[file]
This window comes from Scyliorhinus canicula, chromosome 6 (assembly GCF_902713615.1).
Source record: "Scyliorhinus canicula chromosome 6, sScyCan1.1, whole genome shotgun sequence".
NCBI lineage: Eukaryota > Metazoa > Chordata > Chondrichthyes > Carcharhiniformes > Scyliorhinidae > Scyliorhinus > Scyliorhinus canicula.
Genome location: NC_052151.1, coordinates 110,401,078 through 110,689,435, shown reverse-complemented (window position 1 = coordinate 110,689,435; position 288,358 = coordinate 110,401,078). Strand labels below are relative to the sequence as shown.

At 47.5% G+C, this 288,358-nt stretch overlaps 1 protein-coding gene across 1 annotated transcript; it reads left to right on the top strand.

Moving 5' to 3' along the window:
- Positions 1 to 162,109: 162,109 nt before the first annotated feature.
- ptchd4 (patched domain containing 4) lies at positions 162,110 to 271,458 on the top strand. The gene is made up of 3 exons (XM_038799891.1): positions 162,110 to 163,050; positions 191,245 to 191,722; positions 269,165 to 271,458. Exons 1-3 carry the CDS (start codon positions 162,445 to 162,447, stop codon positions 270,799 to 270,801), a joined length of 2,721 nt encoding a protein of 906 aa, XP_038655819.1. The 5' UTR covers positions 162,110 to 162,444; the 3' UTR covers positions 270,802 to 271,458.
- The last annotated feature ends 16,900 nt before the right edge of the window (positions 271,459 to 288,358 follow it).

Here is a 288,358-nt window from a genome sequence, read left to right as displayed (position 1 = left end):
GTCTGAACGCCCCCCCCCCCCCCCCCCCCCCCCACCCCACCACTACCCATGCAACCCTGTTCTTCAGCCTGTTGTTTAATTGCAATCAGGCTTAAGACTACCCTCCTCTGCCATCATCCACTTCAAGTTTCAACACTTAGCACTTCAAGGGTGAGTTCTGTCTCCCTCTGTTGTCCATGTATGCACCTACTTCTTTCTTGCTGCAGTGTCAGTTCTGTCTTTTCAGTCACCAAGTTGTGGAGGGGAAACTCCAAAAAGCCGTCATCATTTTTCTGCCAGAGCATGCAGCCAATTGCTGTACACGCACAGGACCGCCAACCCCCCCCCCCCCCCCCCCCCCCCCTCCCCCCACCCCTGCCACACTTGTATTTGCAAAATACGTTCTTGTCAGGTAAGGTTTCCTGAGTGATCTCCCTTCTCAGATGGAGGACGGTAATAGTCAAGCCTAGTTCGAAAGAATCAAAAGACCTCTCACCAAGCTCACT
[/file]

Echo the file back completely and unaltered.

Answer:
This window comes from Scyliorhinus canicula, chromosome 6 (assembly GCF_902713615.1).
Source record: "Scyliorhinus canicula chromosome 6, sScyCan1.1, whole genome shotgun sequence".
NCBI lineage: Eukaryota > Metazoa > Chordata > Chondrichthyes > Carcharhiniformes > Scyliorhinidae > Scyliorhinus > Scyliorhinus canicula.
Genome location: NC_052151.1, coordinates 110,401,078 through 110,689,435, shown reverse-complemented (window position 1 = coordinate 110,689,435; position 288,358 = coordinate 110,401,078). Strand labels below are relative to the sequence as shown.

At 47.5% G+C, this 288,358-nt stretch overlaps 1 protein-coding gene across 1 annotated transcript; it reads left to right on the top strand.

Moving 5' to 3' along the window:
- Positions 1 to 162,109: 162,109 nt before the first annotated feature.
- ptchd4 (patched domain containing 4) lies at positions 162,110 to 271,458 on the top strand. The gene is made up of 3 exons (XM_038799891.1): positions 162,110 to 163,050; positions 191,245 to 191,722; positions 269,165 to 271,458. Exons 1-3 carry the CDS (start codon positions 162,445 to 162,447, stop codon positions 270,799 to 270,801), a joined length of 2,721 nt encoding a protein of 906 aa, XP_038655819.1. The 5' UTR covers positions 162,110 to 162,444; the 3' UTR covers positions 270,802 to 271,458.
- The last annotated feature ends 16,900 nt before the right edge of the window (positions 271,459 to 288,358 follow it).

Here is a 288,358-nt window from a genome sequence, read left to right as displayed (position 1 = left end):
GTCTGAACGCCCCCCCCCCCCCCCCCCCCCCCCACCCCACCACTACCCATGCAACCCTGTTCTTCAGCCTGTTGTTTAATTGCAATCAGGCTTAAGACTACCCTCCTCTGCCATCATCCACTTCAAGTTTCAACACTTAGCACTTCAAGGGTGAGTTCTGTCTCCCTCTGTTGTCCATGTATGCACCTACTTCTTTCTTGCTGCAGTGTCAGTTCTGTCTTTTCAGTCACCAAGTTGTGGAGGGGAAACTCCAAAAAGCCGTCATCATTTTTCTGCCAGAGCATGCAGCCAATTGCTGTACACGCACAGGACCGCCAACCCCCCCCCCCCCCCCCCCCCCCCCTCCCCCCACCCCTGCCACACTTGTATTTGCAAAATACGTTCTTGTCAGGTAAGGTTTCCTGAGTGATCTCCCTTCTCAGATGGAGGACGGTAATAGTCAAGCCTAGTTCGAAAGAATCAAAAGACCTCTCACCAAGCTCACT